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Recent Studies by S. Cho and Co-Authors Add New Data to Propulsion and Power Findings (Surface Instability on Cryogenic Swirl Flow at Sub- to...

August 13, 2014



Recent Studies by S. Cho and Co-Authors Add New Data to Propulsion and Power Findings (Surface Instability on Cryogenic Swirl Flow at Sub- to Supercritical Conditions)

By a News Reporter-Staff News Editor at Defense & Aerospace Week -- Investigators discuss new findings in Propulsion and Power. According to news reporting originating from Moscow, Russia, by VerticalNews correspondents, research stated, "An experimental investigation was conducted to discover the characteristics of a cryogenic swirl flow at subcritical to supercritical conditions. In the experiment, liquid nitrogen was injected into a high-pressure chamber through an open-type simplex swirl injector."

Our news editors obtained a quote from the research, "The flow was imaged by high-speed photography, and the instability frequency was measured by the laser beam diagnostics of the flow. Comparing the flow images of the cryogenic and conventional swirl flows, different behaviors were noted, and it was hypothesized that the instability of the cryogenic swirl flow was dominated by the precessing vortex core in the central toroidal recirculation zone. When the ambient condition of the flow was changed from subcritical to supercritical, the phase change and subsequent density change of the injectant differed, and flow actions, such as the behavior of the downstream flow, the spray angle, the wavelength, and the propagation velocity, changed drastically. When measuring the frequency of the flow instability, it was found to correspond to that of the precessing vortex core instability. The frequency decreased with the ambient pressure due to the decreasing flow velocity, but it did not change drastically when the surrounding conditions changed from subcritical to supercritical."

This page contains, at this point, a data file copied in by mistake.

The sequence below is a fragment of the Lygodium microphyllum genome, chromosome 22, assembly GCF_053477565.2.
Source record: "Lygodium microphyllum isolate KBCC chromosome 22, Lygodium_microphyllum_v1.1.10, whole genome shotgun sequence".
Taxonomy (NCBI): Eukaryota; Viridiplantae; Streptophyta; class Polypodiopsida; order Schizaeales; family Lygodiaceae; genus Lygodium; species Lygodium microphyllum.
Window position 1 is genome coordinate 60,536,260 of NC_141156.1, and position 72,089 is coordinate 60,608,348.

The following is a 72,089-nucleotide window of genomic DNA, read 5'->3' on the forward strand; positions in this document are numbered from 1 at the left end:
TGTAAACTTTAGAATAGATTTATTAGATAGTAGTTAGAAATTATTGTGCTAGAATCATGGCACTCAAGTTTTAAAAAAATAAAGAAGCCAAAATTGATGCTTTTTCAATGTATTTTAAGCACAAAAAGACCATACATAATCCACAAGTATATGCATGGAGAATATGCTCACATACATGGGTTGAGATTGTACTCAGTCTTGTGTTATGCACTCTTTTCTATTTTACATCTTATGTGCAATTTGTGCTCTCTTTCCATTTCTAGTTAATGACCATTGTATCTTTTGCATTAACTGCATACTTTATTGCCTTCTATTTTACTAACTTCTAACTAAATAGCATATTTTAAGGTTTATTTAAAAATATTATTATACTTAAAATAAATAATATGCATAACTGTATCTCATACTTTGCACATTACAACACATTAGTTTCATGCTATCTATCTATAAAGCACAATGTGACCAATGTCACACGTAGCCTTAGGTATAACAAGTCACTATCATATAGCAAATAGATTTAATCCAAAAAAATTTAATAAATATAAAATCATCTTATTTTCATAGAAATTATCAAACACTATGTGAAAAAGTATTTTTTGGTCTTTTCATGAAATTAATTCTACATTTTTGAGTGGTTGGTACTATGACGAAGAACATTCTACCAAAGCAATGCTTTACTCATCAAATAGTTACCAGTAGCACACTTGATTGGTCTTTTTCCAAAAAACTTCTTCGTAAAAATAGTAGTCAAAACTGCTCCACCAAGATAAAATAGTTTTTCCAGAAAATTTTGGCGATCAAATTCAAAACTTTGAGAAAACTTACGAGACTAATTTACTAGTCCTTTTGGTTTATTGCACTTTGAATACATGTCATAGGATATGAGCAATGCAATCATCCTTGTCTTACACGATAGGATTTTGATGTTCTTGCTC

According to the news editors, the research concluded: "This implies that the interface of the flow is highly affected by the density of the phase-changed injectant, but that the instability of the flow is determined by the flow in a liquid state."

For more information on this research see: Surface Instability on Cryogenic Swirl Flow at Sub- to Supercritical Conditions. Journal of Propulsion and Power, 2014;30(4):1038-1046. Journal of Propulsion and Power can be contacted at: Amer Inst Aeronautics Astronautics, 1801 Alexander Bell Drive, Ste 500, Reston, VA 22091-4344, USA.

The news editors report that additional information may be obtained by contacting S. Cho, Moscow Inst Aviat Technol, Dynam Proc Div Rocket Engines, Moscow 125993, Russia. Additional authors for this research include G. Park, Y. Chung, Y. Yoon and V.G. Bazarov.

Keywords for this news article include: Moscow, Russia, Eurasia, Propulsion and Power

Our reports deliver fact-based news of research and discoveries from around the world. Copyright 2014, NewsRx LLC


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Source: Defense & Aerospace Week


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